Apr 14, 2021Rules extended for farmworkers amid surge in Michigan COVID-19 cases
As broad community spread of COVID-19 continues, the Michigan Occupational Safety and Health Administration (MIOSHA) within the Michigan Dept. of Labor and Economic Opportunity (LEO) has extended its emergency rules, originally issued Oct. 14, 2020, to protect Michigan workers, businesses, customers and communities from the spread of COVID-19.
The emergency rules have been extended until October 14, 2021, but can be modified or withdrawn at any time in response to changes in COVID-19 spread.
“MIOSHA’s emergency rules help keep us all safe by ensuring that employers implement common sense safety standards to reduce the spread of COVID-19 in the workplace,” said Gov. Gretchen Whitmer. “When employers maintain a safe workplace, that gives workers and consumers the confidence to keep our economy moving.”
As cases across the state surge, the protection of workers is MIOSHA’s top priority.
Since March 2020, employers have reported over 40 worker deaths from COVID-19 in Michigan and MIOSHA has received over 12,000 complaints from employees alleging COVID-19 hazards in the workplace. In addition, over 605 referrals were received from local government, including local health departments, indicating that businesses were not taking all the necessary measures to protect their employees from infection.
“As we work to mitigate the spread of COVID-19, the rules reinforce the importance of keeping workplaces safe for employees from COVID-19 transmission,” said COVID-19 Workplace Safety Director Sean Egan. “We want employers to create a safe work environment for their employees, which is why we will continue to work with employees and businesses to help them understand how to safely stay open.”
To provide additional educational support to employers, the new MIOSHA Ambassador Program has provided over 3,700 businesses free education and one-on-one guidance to understand regulations on workplace safety. Ambassadors work directly with business owners and managers to implement safety directives to help ensure a safe workplace for employees and customers.
LEO remains engaged in robust conversations with civic, business and labor leaders as well as public health experts to develop a set of phased-in return-to-office recommendations. These recommendations will provide additional education and assistance to employers to help them implement the MIOSHA emergency rules and safely return to in-person work at an appropriate time.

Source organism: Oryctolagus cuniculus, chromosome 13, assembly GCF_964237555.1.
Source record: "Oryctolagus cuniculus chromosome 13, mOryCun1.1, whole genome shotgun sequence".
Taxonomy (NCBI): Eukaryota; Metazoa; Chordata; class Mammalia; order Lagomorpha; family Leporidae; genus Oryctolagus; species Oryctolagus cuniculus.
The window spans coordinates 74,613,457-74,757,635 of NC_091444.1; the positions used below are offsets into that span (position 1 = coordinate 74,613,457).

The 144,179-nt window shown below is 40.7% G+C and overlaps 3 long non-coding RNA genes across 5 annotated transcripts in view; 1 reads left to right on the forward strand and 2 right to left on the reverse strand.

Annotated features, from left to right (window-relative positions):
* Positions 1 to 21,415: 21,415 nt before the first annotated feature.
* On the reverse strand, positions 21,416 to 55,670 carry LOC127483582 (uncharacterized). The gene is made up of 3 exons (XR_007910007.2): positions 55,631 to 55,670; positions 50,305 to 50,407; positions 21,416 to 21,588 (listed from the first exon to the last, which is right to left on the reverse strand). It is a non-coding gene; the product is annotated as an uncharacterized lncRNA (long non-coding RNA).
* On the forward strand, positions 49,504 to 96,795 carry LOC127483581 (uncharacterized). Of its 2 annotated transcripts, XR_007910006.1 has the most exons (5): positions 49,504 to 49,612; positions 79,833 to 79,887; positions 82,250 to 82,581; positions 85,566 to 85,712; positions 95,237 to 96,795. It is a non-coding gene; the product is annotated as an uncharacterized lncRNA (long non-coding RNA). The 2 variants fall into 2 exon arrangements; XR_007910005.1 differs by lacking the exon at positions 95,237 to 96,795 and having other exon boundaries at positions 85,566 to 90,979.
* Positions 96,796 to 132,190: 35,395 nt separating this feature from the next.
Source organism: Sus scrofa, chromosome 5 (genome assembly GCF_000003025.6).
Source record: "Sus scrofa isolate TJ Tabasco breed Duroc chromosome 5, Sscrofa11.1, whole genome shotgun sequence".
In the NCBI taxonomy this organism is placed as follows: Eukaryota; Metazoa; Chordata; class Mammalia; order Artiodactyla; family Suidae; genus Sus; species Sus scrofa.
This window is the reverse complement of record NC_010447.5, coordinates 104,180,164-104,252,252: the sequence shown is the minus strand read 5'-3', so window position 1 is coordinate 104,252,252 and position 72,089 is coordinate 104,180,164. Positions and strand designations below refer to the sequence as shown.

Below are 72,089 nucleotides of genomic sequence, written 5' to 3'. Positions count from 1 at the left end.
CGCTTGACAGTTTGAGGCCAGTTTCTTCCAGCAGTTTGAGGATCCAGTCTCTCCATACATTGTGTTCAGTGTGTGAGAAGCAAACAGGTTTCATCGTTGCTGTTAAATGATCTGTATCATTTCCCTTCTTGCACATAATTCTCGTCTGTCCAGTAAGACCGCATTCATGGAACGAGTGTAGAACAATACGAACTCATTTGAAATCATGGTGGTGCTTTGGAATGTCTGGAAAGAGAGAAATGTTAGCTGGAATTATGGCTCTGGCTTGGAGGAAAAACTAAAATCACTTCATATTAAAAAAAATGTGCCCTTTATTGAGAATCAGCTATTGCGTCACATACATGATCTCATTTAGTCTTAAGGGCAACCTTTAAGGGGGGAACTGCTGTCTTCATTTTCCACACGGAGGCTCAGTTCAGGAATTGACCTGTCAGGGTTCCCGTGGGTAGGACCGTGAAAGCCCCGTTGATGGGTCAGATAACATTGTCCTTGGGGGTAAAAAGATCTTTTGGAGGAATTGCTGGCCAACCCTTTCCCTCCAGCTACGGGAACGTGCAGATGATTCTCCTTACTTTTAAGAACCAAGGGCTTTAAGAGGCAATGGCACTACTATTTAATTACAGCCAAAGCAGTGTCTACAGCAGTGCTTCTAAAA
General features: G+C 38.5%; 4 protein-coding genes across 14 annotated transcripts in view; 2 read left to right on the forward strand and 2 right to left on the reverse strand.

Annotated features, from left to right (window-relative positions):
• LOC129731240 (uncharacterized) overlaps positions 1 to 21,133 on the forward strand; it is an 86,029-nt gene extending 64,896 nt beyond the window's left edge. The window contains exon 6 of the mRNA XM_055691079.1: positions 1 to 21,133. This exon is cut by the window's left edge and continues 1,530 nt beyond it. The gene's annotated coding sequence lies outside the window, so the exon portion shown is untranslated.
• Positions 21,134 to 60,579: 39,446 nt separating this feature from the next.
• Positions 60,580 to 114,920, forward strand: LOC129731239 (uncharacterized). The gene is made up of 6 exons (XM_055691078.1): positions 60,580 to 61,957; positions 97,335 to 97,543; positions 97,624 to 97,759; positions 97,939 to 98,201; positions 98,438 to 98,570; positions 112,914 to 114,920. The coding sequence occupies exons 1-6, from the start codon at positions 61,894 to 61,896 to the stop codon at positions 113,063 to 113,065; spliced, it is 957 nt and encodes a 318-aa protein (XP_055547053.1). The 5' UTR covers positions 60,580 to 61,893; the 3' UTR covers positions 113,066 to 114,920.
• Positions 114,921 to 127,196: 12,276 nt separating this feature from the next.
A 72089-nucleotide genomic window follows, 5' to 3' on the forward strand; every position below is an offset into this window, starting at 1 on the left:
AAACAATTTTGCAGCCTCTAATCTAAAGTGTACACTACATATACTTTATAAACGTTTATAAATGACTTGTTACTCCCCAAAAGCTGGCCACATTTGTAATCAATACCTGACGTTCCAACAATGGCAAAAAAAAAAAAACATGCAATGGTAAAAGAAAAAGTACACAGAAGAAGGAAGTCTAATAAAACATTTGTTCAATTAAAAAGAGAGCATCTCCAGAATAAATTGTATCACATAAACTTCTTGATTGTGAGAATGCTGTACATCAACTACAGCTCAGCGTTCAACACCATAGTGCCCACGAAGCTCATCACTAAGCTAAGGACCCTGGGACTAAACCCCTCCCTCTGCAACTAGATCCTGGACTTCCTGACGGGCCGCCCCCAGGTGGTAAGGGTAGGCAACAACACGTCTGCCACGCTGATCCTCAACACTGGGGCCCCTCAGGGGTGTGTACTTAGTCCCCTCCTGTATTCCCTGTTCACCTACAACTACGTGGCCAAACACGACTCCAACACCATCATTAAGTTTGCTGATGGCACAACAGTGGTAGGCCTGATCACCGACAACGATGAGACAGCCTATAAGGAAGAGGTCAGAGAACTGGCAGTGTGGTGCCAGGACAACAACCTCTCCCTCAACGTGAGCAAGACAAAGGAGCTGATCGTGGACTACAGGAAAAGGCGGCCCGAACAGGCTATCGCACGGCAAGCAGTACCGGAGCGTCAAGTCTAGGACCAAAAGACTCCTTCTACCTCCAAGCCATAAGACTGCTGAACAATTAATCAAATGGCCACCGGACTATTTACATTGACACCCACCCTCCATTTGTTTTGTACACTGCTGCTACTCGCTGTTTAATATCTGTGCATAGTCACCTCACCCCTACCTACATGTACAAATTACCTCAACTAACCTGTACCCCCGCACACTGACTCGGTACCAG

According to data released Sept. 3 through April 1, as reported to Michigan Department of Health and Human Services (MDHHS) by local public health departments workplace outbreaks include 670 in manufacturing and construction, 250 in restaurants and bars, 374 in retail, 332 in office settings and 52 in personal care services. This data demonstrates the need for the rules extension and employer strategies that ensures the protection of hardworking Michiganders.
Under the emergency rules, businesses that resume in-person work must, among other things, have a written COVID-19 preparedness and response plan and provide thorough training to their employees that covers, at a minimum, workplace infection-control practices, the proper use of personal protection equipment (PPE), steps workers must take to notify the business or operation of any symptoms of COVID-19 or a suspected or confirmed diagnosis of COVID-19, and how to report unsafe working conditions.
“It’s important to note that the emergency rules implement workplace safeguards for all Michigan businesses,” MIOSHA director Bart Pickelman said. “The rules also include requirements for specific industries, including manufacturing, construction, retail, health care, exercise facilities, restaurants and bars.”
Under the emergency rules, employers must continue to implement policies that require remote work for employees where remote work is feasible, to help ensure that COVID-19 transmission is mitigated to the maximum extent possible. While in-person work is permitted when remote work is not feasible, remote work is recommended as a strategy to minimize in-person contacts and is included in guidance from the CDC and Federal OSHA to protect employees in the workplace.
The rules establish workplace safety requirements and employers should coordinate these requirements with the MDHHS Emergency Order restricting gathering sizes, requiring face coverings in public spaces and childcare facilities, placing capacity limitations on stores, bars and other public venues and providing safer workplaces.
Employers and employees with questions regarding workplace safety and health may contact MIOSHA using the new hotline at 855-SAFE-C19 (855-723-3219). To learn more about the efforts to support a safe reopening in Michigan, visit Michigan.gov/COVIDWorkplaceSafety.